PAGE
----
Why is the United States responsible for the health of the rest of the world? Let Bill fucking Gates take care of Africa! Let China take care of China and South East Asia. Let fucking George Soros spend his ill gotten gains on health care for Muslim migrants that he wants to make Europe pay for. Get my point yet?

Bll Gtes should spend his money first on improving HC and Medicare, Funding Single Payer, and slashing bloated salaries for Doctors, Dentists, Nurses Social Workers and Physical Therapists, and firing all Insurance Conpany and Medical Administrators.

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Offline Eddie

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Re: Killer Superbugs!
« Reply #21 on: July 18, 2018, 05:30:00 PM »
What fuckin' salary?

I don't get no stinkin' salary. I dream of a salary. People on salary get a pension and paid vacation. I work or I don't make a dime. I get what's left after every vendor and employee and my spendthrift Uncle Sam take theirs off the top.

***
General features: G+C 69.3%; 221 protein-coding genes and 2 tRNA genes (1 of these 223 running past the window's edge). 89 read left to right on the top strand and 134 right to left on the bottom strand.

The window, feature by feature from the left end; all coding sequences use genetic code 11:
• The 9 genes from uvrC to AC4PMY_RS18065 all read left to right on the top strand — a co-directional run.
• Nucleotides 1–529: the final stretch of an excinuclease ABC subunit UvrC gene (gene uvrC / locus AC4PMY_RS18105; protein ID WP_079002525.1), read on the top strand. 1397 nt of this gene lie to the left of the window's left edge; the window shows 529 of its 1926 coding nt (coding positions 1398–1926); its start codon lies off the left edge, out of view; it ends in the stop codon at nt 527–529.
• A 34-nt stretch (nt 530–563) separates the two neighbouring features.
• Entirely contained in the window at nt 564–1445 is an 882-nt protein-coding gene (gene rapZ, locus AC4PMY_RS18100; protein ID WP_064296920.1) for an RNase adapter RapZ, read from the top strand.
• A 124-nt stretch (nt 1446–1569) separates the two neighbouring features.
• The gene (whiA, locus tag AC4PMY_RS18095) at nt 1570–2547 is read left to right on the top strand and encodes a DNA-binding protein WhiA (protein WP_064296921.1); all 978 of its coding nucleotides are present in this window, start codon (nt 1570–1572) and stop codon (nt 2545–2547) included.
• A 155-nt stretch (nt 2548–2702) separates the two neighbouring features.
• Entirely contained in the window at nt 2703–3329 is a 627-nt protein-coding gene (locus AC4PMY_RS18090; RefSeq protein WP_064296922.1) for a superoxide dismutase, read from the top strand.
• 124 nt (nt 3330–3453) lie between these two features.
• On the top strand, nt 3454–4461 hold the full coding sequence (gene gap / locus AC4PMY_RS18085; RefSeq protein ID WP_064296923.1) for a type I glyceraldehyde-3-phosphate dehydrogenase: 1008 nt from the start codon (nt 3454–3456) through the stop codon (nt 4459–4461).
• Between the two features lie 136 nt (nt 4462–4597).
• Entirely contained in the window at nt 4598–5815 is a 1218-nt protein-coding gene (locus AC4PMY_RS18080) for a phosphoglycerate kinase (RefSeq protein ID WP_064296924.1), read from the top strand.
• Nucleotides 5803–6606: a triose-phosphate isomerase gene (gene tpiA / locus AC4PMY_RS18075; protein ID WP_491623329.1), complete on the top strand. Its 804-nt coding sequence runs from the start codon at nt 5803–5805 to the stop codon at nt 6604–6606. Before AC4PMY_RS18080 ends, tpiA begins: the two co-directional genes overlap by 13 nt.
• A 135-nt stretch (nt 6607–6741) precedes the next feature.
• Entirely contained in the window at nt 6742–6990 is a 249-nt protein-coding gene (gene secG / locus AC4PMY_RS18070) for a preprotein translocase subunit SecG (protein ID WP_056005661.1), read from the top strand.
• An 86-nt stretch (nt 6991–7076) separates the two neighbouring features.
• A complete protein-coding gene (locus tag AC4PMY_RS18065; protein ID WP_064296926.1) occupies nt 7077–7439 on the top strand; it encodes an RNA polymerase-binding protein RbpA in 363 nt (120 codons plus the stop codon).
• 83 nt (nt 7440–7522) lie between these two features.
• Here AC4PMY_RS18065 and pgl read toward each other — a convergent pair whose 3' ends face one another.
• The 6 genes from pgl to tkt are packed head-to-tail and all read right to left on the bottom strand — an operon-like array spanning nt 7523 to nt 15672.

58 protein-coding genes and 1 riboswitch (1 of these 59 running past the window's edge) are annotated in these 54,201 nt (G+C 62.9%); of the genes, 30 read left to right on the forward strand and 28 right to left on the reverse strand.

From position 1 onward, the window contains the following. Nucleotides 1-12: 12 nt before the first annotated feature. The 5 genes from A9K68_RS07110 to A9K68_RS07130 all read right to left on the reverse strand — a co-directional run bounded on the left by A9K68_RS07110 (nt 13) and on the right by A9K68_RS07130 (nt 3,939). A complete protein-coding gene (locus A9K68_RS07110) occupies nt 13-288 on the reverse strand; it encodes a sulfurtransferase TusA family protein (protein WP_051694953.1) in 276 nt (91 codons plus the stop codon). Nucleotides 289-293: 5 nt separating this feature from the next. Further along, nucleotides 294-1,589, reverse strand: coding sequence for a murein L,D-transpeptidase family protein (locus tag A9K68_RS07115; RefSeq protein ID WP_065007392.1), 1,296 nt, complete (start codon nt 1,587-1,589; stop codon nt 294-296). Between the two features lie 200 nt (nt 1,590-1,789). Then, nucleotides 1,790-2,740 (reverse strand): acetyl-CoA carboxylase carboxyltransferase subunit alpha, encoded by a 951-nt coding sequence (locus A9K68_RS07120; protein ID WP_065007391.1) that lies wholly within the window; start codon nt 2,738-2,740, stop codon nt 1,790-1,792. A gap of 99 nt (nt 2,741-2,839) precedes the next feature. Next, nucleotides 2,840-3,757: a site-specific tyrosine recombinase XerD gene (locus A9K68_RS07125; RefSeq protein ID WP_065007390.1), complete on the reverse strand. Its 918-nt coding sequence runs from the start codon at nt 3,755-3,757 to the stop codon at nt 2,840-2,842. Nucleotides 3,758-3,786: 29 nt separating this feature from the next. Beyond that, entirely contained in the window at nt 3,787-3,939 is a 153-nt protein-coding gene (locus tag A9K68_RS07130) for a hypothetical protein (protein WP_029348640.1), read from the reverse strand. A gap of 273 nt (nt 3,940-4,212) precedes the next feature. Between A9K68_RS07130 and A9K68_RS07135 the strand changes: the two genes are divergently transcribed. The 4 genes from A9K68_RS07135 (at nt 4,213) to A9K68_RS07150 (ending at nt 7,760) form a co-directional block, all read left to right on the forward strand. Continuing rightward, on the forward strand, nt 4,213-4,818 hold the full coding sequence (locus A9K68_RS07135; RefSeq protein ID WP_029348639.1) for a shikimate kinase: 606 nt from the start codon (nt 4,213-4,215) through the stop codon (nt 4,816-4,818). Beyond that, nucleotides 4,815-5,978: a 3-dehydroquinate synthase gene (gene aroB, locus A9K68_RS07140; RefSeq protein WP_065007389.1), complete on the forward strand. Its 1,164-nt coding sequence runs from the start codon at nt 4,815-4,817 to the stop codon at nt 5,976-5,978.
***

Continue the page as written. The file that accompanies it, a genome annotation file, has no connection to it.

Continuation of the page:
Bill Gates is a corporate greedhead with too much money. What did he really do? He wrote DOS, and then used his money to bankrupt his competition.

How did he get to be in charge of saving the planet? Fine job he did with the Seed Vaulttm.



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Offline Surly1

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Re: Killer Superbugs!
« Reply #22 on: July 18, 2018, 05:31:13 PM »